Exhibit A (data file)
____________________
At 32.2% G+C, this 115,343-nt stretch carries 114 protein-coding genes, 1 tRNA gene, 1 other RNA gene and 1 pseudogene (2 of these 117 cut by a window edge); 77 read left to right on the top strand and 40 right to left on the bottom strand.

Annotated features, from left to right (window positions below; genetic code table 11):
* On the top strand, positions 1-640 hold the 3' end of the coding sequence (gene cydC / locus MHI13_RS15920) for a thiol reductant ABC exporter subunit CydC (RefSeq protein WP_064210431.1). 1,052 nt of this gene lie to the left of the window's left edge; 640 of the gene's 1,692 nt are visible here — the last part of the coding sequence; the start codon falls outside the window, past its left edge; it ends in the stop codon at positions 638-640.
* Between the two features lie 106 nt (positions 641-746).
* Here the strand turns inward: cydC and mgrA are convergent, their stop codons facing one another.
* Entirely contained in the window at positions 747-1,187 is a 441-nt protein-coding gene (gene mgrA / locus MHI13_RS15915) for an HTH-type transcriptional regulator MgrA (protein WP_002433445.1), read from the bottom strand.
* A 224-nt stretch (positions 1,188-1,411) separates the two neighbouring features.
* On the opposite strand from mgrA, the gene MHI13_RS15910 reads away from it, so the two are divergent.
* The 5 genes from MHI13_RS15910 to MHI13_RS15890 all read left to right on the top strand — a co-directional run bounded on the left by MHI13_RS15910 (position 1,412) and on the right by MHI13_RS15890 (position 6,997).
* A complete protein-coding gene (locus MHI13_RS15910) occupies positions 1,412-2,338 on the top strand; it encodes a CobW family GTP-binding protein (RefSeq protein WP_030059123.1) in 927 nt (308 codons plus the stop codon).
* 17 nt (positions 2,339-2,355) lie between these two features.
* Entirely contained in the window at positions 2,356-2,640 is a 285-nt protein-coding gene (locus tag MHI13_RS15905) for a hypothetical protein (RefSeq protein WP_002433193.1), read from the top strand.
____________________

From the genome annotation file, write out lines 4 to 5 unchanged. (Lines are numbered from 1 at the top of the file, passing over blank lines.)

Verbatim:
* Between the two features lie 106 nt (positions 641-746).
* Here the strand turns inward: cydC and mgrA are convergent, their stop codons facing one another.